The grieving process is no where close to finished for Daniel Langenkamp. It was back in August that his wife, 42-year-old Sarah Langenkamp, was struck by a truck while riding a bike along River Road in Bethesda, Maryland.
Langenkamp said he expects around 1,300 bicyclists to meet up with him at Bethesda’s Wood Acres Elementary School Saturday morning. From there, they’ll pedal through Bethesda to Capitol Hill, riding primarily along Massachusetts Avenue.
They’ll end at the Reflecting Pool on Capitol Hill where he’ll present a list of demands to Congress by way of Maryland Congressman Jamie Raskin, who supports the measures Langenkamp is pushing. Those who can’t ride can still meet at Freedom Plaza and walk down Pennsylvania Avenue to take part.
“Congress is looking at an appropriation for the Active Transportation Infrastructure Investment Act,” he said. “It’s a long name for a program that the Department of Transportation was given, but it wasn’t given an appropriation. It wasn’t given any money.”
He said $200 million would help local governments like Montgomery County build safer streets for bicyclists and pedestrians.
Langenkamp is also asking the Department of Transportation to mandate other safety improvements for large trucks, including more training for certain types of commercial trucking licenses.
“Sensors and automatic emergency braking for trucks should be required,” he said. “There’s no reason you should be able to drive a giant truck that can easily kill a person through the middle of the city without sensors on it. If they had those Sarah would be alive today.
Langenkamp said trucks should have underride guards “which hang down on the sides of trucks that protect drivers and cyclists and pedestrians from getting crushed under the wheel of a giant truck.”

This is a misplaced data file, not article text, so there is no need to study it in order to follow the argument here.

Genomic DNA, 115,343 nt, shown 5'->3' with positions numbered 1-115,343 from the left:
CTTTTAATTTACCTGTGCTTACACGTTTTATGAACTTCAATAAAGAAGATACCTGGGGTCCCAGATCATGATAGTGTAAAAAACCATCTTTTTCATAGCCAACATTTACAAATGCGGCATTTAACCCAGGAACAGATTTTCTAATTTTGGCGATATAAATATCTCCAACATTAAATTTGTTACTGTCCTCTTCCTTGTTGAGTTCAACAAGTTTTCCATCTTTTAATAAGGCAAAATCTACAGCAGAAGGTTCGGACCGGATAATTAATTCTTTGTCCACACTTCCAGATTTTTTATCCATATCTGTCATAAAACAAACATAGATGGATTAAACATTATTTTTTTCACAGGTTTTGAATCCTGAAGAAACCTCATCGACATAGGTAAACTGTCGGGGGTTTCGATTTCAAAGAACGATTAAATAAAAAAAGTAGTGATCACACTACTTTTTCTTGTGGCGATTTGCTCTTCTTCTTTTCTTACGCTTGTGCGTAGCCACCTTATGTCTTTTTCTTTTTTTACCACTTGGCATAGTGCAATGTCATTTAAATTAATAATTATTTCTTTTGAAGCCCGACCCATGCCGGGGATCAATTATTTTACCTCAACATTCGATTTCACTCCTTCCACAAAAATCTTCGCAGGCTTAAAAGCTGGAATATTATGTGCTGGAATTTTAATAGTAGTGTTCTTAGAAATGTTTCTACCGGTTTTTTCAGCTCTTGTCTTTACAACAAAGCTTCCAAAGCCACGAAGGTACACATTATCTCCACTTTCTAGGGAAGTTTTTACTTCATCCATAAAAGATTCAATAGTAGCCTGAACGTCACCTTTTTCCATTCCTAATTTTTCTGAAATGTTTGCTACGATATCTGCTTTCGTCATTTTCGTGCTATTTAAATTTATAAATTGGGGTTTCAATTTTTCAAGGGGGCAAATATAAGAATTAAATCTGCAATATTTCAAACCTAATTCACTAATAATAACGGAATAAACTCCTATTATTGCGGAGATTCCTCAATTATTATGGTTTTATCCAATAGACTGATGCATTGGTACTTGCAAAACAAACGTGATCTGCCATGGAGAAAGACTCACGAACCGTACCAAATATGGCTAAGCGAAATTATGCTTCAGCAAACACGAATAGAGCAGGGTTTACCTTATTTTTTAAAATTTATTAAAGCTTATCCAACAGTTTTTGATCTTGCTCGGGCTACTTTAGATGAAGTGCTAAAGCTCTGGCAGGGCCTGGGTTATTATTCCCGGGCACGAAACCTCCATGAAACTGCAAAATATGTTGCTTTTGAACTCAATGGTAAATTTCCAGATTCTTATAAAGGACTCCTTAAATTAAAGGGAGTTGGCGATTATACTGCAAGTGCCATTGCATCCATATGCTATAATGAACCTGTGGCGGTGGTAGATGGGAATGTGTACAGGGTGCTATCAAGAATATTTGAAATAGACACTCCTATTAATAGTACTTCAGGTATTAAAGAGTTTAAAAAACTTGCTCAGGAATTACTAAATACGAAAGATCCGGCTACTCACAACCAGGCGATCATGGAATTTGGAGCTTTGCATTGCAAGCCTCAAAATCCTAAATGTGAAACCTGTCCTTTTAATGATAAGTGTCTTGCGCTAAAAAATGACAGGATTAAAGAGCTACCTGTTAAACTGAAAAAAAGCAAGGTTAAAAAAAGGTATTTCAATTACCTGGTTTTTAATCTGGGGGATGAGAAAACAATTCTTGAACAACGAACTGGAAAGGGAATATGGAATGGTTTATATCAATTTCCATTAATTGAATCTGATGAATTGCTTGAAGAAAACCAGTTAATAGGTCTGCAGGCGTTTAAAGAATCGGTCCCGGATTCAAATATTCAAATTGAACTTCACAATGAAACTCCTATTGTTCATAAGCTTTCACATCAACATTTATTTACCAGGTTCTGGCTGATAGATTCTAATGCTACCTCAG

“If this truck had had those, Sarah would also be alive,” he said.
Langenkamp lamented the fact that pedestrian fatalities in 2021 in the U.S. were the highest they’ve been in decades.
“Our industrialized peers like England and France and Canada are actually getting safer every year for pedestrians and people biking and walking,” said Langenkamp. “The United States is going the other direction.”
Three months after his wife’s death, the grief is still understandably raw and traumatic for both him and his two children.
“We’ve been trying to put our lives back together again,” Langenkamp said. “It’s not easy as a single dad. Single parents around the world know this. You’re scrambling all the time.”
It’s just as hard on his kids.
“She left a huge hole in our lives,” said Langenkamp. “She kept us organized. She was our moral compass and our guiding light and suddenly we’re kind of adrift without her, honestly.”
He’s hoping as many other bicyclists as possible will join him to brave the cold and make a statement – so “elected leaders are forced to listen to us.” But Langenkamp acknowledged all the effort going into Saturday’s event might not be enough, at least at the moment.
So far, he’s raised $300,000 for groups that promote safer streets, and his goal now is to raise even more funds and hold more events in the future to continue honoring his wife, and make the streets safer for other bicyclists.
“We’re going to have to keep working to make sure people do pay attention,” he said.